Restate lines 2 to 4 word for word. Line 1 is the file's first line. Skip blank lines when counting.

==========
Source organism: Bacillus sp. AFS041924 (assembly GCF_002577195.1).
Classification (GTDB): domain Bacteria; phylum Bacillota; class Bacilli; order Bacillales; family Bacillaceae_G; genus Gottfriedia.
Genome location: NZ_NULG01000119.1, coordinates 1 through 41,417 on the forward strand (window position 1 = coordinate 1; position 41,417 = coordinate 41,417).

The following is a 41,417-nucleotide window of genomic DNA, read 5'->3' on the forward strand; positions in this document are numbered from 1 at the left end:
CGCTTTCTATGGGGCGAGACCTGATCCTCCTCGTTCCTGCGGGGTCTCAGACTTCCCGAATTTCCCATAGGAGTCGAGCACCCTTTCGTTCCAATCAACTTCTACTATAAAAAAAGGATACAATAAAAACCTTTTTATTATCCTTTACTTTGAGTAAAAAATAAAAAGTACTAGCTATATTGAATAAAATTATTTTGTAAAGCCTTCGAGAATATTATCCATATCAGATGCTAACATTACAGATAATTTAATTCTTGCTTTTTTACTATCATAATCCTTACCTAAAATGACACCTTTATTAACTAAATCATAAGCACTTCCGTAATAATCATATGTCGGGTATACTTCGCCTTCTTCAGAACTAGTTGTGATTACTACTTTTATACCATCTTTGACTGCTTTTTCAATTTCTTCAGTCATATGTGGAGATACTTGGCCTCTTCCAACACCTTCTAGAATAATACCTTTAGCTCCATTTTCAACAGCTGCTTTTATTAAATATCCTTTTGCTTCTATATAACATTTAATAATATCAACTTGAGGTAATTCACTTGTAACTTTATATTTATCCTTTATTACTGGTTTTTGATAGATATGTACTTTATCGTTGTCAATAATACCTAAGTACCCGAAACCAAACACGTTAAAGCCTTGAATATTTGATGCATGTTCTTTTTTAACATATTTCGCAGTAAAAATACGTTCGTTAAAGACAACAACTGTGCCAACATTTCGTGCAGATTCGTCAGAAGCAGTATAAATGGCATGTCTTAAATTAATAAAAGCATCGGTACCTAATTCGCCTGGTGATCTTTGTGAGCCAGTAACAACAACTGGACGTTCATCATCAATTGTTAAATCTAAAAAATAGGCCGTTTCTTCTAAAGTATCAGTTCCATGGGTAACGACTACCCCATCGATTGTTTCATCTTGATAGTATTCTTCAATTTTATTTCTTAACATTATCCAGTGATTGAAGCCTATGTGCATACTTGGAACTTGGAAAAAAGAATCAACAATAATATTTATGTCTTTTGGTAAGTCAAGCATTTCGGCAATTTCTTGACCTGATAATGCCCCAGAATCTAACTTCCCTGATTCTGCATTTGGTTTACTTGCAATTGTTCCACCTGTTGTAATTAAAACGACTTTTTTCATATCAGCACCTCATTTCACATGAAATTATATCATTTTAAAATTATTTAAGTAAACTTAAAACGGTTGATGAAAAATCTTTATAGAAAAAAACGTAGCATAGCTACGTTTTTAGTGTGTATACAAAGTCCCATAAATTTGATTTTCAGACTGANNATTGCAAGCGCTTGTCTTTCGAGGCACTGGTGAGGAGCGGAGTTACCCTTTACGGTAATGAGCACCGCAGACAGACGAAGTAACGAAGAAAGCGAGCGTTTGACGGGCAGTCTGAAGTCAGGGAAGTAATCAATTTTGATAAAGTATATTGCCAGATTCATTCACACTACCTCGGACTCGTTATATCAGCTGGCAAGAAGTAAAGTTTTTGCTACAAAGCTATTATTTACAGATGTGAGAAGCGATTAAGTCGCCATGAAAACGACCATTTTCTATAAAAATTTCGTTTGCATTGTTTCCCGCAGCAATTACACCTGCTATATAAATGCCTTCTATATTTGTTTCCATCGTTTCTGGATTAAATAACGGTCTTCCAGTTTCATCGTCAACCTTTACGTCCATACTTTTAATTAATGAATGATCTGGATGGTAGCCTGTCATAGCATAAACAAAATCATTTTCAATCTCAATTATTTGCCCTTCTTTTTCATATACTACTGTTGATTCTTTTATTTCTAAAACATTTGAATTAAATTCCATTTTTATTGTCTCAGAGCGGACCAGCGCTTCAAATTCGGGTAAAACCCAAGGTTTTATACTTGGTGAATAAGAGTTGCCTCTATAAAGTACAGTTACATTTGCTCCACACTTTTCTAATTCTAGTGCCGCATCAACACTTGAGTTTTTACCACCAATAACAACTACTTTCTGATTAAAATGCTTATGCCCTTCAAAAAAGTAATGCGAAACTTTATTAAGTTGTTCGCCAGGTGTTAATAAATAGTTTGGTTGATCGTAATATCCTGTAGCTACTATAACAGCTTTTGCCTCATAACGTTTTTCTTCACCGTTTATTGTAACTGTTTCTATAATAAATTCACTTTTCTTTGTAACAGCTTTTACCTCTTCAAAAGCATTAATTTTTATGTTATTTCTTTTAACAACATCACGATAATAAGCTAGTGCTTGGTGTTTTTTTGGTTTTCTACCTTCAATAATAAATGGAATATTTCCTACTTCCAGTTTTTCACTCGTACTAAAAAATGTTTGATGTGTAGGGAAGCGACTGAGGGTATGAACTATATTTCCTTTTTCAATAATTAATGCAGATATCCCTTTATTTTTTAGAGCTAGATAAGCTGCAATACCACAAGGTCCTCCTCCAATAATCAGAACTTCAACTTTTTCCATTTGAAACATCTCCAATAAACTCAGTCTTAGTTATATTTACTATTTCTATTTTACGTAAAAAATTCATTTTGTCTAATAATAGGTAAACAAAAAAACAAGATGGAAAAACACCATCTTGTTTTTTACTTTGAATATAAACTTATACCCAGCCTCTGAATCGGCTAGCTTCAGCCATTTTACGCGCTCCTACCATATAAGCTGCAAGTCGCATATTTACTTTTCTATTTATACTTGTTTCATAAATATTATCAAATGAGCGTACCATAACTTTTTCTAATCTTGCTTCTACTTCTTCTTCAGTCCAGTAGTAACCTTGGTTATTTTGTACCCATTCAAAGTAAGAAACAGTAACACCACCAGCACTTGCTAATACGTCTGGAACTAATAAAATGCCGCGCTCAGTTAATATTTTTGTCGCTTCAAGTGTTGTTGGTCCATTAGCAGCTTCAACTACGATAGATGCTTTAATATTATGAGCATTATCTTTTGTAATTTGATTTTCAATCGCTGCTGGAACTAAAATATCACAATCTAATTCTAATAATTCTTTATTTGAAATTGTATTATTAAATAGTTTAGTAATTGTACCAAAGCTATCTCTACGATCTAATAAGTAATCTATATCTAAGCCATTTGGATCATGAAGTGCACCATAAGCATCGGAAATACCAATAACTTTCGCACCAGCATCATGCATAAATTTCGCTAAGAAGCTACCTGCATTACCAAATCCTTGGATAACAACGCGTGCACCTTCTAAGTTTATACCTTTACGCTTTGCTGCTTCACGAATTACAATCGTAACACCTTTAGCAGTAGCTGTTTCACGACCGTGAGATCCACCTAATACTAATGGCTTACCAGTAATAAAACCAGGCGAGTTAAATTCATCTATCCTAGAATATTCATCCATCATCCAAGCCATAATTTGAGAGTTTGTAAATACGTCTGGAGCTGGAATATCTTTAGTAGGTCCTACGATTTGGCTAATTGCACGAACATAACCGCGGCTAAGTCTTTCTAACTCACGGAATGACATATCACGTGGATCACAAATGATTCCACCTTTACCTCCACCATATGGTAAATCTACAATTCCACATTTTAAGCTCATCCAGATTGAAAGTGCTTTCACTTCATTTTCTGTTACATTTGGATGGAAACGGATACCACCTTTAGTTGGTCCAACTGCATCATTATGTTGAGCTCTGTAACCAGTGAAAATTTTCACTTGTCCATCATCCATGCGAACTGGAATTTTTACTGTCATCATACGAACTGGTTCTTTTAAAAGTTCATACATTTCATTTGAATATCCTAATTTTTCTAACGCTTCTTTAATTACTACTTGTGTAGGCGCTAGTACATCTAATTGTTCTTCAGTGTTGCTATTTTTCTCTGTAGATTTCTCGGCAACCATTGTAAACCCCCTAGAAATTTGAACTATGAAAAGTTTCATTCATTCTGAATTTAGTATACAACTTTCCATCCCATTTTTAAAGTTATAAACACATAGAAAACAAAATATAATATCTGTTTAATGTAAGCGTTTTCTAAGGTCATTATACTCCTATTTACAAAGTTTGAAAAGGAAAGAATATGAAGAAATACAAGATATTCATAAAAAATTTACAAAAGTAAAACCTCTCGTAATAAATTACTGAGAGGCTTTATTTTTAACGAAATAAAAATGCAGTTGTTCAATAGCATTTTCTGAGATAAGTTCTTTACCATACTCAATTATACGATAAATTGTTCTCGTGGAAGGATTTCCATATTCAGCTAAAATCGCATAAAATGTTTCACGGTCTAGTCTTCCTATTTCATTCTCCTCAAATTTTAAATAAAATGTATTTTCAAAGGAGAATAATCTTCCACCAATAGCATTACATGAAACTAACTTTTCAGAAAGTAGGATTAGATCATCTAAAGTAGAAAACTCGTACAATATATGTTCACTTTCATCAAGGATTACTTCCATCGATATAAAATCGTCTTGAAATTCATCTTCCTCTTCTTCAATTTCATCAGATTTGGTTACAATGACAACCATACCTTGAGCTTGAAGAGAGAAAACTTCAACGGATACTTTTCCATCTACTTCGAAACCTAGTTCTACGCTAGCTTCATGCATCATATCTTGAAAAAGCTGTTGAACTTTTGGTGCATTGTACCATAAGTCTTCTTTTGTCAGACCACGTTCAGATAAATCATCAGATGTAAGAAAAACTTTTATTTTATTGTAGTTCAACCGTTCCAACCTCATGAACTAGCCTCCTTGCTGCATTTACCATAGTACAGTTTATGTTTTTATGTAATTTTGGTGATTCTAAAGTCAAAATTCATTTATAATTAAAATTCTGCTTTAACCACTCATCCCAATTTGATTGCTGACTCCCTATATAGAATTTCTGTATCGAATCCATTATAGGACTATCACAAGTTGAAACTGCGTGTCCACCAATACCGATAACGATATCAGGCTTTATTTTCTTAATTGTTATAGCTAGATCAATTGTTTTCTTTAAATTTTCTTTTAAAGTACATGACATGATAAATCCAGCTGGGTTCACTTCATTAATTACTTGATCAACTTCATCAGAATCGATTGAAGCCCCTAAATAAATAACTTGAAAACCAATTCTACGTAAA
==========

Classification (GTDB): domain Bacteria; phylum Bacillota; class Bacilli; order Bacillales; family Bacillaceae_G; genus Gottfriedia.
Genome location: NZ_NULG01000119.1, coordinates 1 through 41,417 on the forward strand (window position 1 = coordinate 1; position 41,417 = coordinate 41,417).

The following is a 41,417-nucleotide window of genomic DNA, read 5'->3' on the forward strand; positions in this document are numbered from 1 at the left end: